I had promised my readers that I would not provide them with a tourist’s view of Brazil. That would exclude Rio de Janeiro. But as I looked at pictures I have of Rio, something rose up within and declared that I was not telling the whole story. And a partial story can be a lie. So I will plop you down in a few of the marvelous sights in Rio, though the time line for that experience was before some of my readers were born.
Rio is famous as a city kissed by the sun. Its gorgeous wide beaches take the shape of scallops and made dramatic with the punctuation of mountains. The best known is Copacabana, then perhaps Ipanema that is highlighted in the samba lyrics, “The girl from Ipanema.” Those beaches go on and on and on. At one time Rio was an important port for the shipment of gold, gemstones and coffee to the old world. The port, on which much of Rio sits, is named the Bay of Guanabara and it is said to be large enough to anchor all the warships of the world.
I will pick you up by taxi at your hotel that is a block or so away from the beach but just as nice as others right on the Atlantic. Those on the beach are about double the price. We leave the beach area and head towards the center of the city but part way there veer to the right, pass the Red Beach and arrive in the neighbourhood of Urca; it is bordered on three sides by water. There we will visit the Sugarloaf Mountain, a 1,300 metre piece of granite guarding the mouth of the Baia de Guanabara. The cable car takes us part way up to the mountain known as the Morro da Urca. There we take another car to Sugarloaf Mountain. The panoramic view of beaches, city, mountains, Guanabara Bay and the ocean takes a person’s breath away
There is a small park on the top of Sugarloaf with palm trees, a few monkeys and different birds. Now look South toward Copacabana and you will see beaches, one following the other until they fade into the distance. Then look a bit to the right. There you will see the spine of mountains that divides the city on the beaches from the city on Guanabara Bay. On one of the high peaks is situated the famous statue of Christ the redeemer. If you wait a bit you may see helicopters lifting up and circling O Cristo Redentor carrying tourist for a fantastic view of the statue and the city.
Turn now towards the city so that your back is to the ocean and there before you once again are the bays scalloped along Guanabara Bay with white sand but now also with the roads built on the sand dredged from the Bay. Those multi-lane highways provide a link from the beaches to the business centre of the city. There to the right is the Santos Dumont airport jutting out into the water. We watch and are amazed at an old two-engine prop plane taking off. It was old even back in the fifties and no doubt is DC-3 or a Curtis Commander leaving the runway at the edge of the water to fly over the bay. It is strange to see a plane pass way below us as it heads out over the ocean. That route lets it avoid having to lift quickly over the surrounding mountains. Our family was once on one of those planes and that opens up a story I will share over coffee with you…sometime.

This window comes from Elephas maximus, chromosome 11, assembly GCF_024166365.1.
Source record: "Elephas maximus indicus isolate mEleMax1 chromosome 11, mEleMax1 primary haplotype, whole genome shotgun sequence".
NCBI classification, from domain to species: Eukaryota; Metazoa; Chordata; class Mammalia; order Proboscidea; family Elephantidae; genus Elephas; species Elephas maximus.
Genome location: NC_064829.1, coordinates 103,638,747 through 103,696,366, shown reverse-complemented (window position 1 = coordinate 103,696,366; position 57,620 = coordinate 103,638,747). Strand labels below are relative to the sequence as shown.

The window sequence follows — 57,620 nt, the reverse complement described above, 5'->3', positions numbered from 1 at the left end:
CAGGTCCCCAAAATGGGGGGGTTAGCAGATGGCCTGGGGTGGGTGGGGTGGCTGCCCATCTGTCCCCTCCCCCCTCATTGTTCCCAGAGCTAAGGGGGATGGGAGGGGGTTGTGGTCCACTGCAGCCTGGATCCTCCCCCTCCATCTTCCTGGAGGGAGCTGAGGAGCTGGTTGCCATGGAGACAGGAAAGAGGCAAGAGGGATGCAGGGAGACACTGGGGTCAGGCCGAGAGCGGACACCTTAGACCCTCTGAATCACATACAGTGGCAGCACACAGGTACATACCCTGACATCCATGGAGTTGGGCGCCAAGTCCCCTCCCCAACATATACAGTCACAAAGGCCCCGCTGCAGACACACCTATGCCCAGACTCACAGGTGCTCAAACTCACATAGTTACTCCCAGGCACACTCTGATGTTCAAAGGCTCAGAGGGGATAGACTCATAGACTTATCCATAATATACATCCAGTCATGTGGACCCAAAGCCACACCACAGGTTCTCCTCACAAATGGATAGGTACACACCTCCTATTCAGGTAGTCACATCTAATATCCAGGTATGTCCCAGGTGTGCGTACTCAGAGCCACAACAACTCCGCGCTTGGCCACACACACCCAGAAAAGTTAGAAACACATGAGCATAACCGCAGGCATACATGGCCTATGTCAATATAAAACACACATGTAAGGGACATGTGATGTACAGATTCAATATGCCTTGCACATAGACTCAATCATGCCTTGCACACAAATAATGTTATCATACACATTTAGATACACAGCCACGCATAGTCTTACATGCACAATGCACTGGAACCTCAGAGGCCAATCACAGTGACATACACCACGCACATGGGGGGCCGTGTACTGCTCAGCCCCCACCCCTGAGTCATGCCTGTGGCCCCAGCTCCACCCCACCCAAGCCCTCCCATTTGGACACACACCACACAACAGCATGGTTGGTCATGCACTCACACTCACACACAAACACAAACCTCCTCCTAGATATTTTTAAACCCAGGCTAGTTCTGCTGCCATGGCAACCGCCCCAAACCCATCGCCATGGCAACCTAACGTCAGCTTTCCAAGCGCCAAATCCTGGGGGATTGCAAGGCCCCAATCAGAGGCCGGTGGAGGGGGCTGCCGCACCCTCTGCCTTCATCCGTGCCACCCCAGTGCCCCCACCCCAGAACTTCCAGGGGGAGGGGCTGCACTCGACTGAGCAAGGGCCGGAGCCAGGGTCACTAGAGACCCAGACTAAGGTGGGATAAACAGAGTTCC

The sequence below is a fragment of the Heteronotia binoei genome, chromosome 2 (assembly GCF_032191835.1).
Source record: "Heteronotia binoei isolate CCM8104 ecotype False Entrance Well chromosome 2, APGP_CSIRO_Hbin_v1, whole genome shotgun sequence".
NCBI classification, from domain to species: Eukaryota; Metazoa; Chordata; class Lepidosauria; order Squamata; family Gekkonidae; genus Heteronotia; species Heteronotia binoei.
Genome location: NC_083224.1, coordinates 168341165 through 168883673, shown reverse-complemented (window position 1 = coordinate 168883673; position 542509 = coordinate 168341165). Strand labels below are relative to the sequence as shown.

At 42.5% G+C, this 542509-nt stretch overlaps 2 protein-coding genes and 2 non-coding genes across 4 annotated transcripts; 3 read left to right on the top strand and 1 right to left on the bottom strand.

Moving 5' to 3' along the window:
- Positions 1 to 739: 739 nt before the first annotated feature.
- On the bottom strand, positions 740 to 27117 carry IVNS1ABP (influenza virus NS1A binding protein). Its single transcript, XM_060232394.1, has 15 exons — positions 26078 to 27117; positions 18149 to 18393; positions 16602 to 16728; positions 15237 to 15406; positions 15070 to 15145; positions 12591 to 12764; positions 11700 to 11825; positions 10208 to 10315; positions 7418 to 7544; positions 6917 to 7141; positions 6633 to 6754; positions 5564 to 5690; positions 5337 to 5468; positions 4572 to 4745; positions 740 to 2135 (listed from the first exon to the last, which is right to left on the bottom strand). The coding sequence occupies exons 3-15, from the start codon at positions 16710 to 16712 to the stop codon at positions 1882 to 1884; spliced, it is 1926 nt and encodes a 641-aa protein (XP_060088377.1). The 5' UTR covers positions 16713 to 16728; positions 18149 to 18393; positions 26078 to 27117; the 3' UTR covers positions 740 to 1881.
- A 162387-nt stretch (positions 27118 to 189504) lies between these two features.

You will not tire of gazing over this city that is so different than any other in the world. Just look a little more North and you will see the city of Niteroi on the other side of the bay. The way to get there used to be by ferry boat though now there is a bridge across. Niteroi has always been considered the poor cousin of Rio.
There are a couple of dozen beaches of note in the Rio area but I want to tell you about the one our family used to visit. We lived in the suburb of Meier and worked there at planting a church. When we wished to visit a beach we travelled up over the spine of mountains and then descended to the beach called the Barra de Tijuca. That beach is 18 kilometres long and we considered it Rio’s best. At that time it would be practically deserted so Doris and I with Monica and Vernon would have huge sections of white sand all to ourselves. We often spent a day at the beach and our children loved it. So what better place to spend a Christmas day than at this lovely place of sand, ocean and fantasy? We did that in 1962. Doris prepared lunch and we spread a blanket on the sand for our dinner table.
The Barra ended at the North end in rock jutting out into the Atlantic. But just this side there was a fresh water stream flowing out into the salt water. I discovered that oyster grew in the brackish water on those rocks and that provided me with an idea. I swam across the little river with each of the children on my back, one at a time. With a tire iron, we pried the oysters from the rocks, cracked them open and ate them. Nothing fresher. Doris was happy to watch from the other side and if any of us wanted more fresh oysters they were for sale along the road away from the beach. They were offered to us with a section of lemon.
All that is changed now. Hundreds of new churches now minister in Rio, many reaching up the hillsides to the poor in those terrible slums. About the beach we used to visit, hotels now line the water’s edge and extend blocks away towards the mountains. I suppose the waves may still be stronger, the wind more brisk and the waters cooler than the other Rio beaches. I pause and see that beach for a moment as I write. Our family is there once more; our children are playing in the surf or building castles in the sand. But this I know–neither our family nor Rio will ever return to what once it was. Still the city of Rio will always be what it has been–the most beautiful city in the world.